Wednesday, May 19, 2010


Before we continue, I need to back up. You need to know about Vicki--the first girl I almost married. I worked at the movie theater when we met and was still dating her when Saint Joseph Hospital hired me.

Vicki graduated from Sacred Heart and still had a boyfriend back home in Louisville at Bellarmine College. From the start she was clear they planned to marry. Fine with me. Marriage was the last thing on my mind.

Petite with an almost boyish, athletic figure, Vicki had a blond Dorothy Hamil pageboy and a long, thin face. She wasn't a flashy dresser and paid no attention to what everyone else was wearing. I always blamed a lifetime of Catholic school uniforms for her lack of style.

We met through the Honor's Program at the University of Kentucky. She had a full scholarship to pharmacy school from a big drugstore chain and worked part time at stores in Louisville and Lexington while she was in school. In return, she promised to work for the company for so many years after she graduated.

Guys could come into the lobby of Donovan Hall any time, but were only allowed up in the rooms between certain hours on specific days. If you went up to the room you had to sign-in and out. Since Vicki's roommate had absolutely no social life and was always in the room, I didn't go up very often.

I still lived at home. While allegedly watching television, we made-out on the sofa in the basement once in a while. Mostly we made-out in movie theaters or in my car.

We thought we'd found the perfect place to park and climbed into the rear of my Vega hatchback to enjoy some much-anticipated privacy. We were shocked to find out we weren't the first to think of parking at Shillito Park. Who knew cops would actually sneak up and shine big flashlights in your car?

In the beginning Vicki went home every other weekend. Before long she was skipping weekends in Louisville to do stuff with me in Lexington. Then she took me to Louisville to meet her parents. Things were getting serious.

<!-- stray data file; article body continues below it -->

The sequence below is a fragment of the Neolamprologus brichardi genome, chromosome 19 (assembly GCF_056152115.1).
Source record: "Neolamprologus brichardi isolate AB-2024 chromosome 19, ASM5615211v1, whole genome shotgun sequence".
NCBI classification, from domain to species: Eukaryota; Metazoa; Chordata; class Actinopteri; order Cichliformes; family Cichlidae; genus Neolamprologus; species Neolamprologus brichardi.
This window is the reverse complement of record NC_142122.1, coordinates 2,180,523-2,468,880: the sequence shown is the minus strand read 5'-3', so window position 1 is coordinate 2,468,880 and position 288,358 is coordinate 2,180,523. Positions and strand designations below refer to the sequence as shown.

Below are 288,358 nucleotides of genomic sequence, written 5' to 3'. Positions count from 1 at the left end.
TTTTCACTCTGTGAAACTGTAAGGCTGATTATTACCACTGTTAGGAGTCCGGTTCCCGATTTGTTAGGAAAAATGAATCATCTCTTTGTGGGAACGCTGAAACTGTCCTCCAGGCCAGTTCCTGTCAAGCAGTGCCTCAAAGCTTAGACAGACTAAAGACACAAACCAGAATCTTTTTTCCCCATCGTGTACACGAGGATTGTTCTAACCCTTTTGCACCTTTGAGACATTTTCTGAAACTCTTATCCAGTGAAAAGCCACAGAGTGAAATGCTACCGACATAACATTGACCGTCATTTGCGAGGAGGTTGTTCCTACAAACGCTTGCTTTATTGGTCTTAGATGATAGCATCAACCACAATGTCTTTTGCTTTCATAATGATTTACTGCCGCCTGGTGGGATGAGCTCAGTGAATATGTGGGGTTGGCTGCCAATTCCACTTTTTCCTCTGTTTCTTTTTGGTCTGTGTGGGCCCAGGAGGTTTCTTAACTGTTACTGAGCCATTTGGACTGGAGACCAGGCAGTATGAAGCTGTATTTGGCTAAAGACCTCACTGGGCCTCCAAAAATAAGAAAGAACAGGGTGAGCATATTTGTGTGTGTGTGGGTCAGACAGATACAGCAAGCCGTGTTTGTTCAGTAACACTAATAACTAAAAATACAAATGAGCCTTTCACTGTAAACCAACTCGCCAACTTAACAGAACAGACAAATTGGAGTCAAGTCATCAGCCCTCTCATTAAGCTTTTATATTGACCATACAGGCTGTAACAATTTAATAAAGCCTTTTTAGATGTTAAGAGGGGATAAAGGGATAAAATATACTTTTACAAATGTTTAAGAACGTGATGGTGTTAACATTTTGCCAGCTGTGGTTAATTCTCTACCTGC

Mother loved her. So did everyone else. She was cute, outgoing, smart, ambitious and most important (at least as far as Mother was concerned), Catholic. Having a pharmacist in the family was just icing on the cake.

I knew all about Mr. Boyfriend-in-Louisville from the start. He didn't know about me for quite a while. Vicki came clean and told him all about me over Christmas break. For a while I lived in fear certain he would surely come to Lexington to beat me up or worse.

Even so, unless one of us was working or out of town, we spent every waking moment together. She told me the boyfriend was safe, secure, familiar and predictable. She thought I was wild, exotic, totally unpredictable and for that reason, exciting but more than a little scary.

We went out to celebrate my 20th birthday. Vicki showered me with gifts, including several 8-track tapes of my favorite groups (Journey & Queen) and bought me dinner. But the big gift was announcing that she and the Mr. Boyfriend-in-Louisville had split up. She was all mine.

If they planned to marry and she was ditching him for me, could only mean one thing. Vicki was throwing caution to the wind for the first time in her life and going with unpredictable. Oh shit.

I ditched her like a hot potato then dodged her like she had a disease I didn't want. She was the reason I quit going to school after midterms. I couldn't face her. I know I broke her heart.

My heart was breaking too for reasons I didn't understand. On some level I knew it would be wrong to marry Vicki. Had I known the truth I could and would have told her. But since I didn't know myself I couldn't possibly explain it to her.

I saw her again a couple of years later. She was engaged to the old bf and about to graduate (with honors) from pharmacy school. She told me she felt bad about me dropping out of school because of her.

I told her it wasn't her fault. I wanted to tell her I'd done her a favor, but didn't. I don't think she ever found out I was gay. If she knew maybe she'd understand it wasn't about her at all.

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